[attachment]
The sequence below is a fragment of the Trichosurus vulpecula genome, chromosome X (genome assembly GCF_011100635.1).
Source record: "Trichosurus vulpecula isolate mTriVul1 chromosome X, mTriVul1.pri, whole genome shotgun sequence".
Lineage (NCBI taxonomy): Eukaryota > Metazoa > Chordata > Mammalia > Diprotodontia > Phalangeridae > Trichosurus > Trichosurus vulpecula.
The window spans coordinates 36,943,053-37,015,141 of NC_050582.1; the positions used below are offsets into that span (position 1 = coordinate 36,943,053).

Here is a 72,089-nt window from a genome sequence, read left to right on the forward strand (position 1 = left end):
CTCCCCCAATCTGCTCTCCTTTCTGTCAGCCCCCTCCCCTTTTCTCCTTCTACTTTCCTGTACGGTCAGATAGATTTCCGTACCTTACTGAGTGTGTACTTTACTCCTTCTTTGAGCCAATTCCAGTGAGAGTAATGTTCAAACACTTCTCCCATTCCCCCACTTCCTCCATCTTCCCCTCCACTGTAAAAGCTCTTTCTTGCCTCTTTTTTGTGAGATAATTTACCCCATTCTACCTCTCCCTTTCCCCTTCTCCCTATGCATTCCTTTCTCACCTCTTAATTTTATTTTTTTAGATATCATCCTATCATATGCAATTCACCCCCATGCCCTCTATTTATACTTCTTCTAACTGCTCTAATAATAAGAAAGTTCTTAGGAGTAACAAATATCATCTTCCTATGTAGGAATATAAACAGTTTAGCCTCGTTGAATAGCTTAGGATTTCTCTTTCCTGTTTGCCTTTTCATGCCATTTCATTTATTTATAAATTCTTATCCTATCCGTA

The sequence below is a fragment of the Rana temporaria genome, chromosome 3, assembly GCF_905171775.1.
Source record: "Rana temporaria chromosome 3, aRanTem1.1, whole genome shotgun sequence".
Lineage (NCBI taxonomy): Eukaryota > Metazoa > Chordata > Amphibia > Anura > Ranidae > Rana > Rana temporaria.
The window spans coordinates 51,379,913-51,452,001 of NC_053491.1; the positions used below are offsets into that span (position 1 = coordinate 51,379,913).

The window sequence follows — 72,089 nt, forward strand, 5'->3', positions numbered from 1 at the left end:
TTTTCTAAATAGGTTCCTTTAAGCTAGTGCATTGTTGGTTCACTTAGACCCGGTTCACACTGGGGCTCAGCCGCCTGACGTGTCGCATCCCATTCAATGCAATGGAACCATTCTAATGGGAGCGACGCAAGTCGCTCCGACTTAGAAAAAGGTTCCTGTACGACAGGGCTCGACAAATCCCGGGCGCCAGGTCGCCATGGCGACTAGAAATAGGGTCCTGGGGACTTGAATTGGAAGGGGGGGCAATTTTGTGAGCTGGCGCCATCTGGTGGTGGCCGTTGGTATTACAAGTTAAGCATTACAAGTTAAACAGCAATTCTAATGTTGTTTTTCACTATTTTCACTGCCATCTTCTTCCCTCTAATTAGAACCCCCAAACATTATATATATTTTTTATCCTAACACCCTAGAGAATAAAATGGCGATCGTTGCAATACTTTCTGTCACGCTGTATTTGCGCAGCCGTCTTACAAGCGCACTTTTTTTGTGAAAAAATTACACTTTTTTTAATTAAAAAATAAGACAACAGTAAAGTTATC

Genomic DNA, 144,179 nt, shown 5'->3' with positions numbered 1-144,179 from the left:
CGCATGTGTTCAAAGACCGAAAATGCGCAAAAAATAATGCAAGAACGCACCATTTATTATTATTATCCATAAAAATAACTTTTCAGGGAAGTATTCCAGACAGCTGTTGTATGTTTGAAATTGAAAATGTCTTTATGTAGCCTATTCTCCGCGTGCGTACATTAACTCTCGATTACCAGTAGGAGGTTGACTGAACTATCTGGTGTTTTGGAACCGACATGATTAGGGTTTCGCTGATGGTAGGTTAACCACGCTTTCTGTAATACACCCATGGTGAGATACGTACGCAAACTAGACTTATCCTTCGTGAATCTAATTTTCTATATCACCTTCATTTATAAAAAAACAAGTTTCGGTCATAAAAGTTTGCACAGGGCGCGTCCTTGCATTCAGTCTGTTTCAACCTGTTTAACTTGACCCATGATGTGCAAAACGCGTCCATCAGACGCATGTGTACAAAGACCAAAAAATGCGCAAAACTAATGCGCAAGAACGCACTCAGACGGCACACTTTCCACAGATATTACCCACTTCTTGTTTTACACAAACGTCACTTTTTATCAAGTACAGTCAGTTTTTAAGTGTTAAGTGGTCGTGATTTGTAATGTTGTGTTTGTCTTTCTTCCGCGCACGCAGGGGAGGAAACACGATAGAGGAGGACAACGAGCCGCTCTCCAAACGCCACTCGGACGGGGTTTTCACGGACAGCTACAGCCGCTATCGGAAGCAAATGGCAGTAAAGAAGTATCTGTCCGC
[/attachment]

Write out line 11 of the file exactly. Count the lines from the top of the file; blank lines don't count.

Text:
The window sequence follows — 72,089 nt, forward strand, 5'->3', positions numbered from 1 at the left end: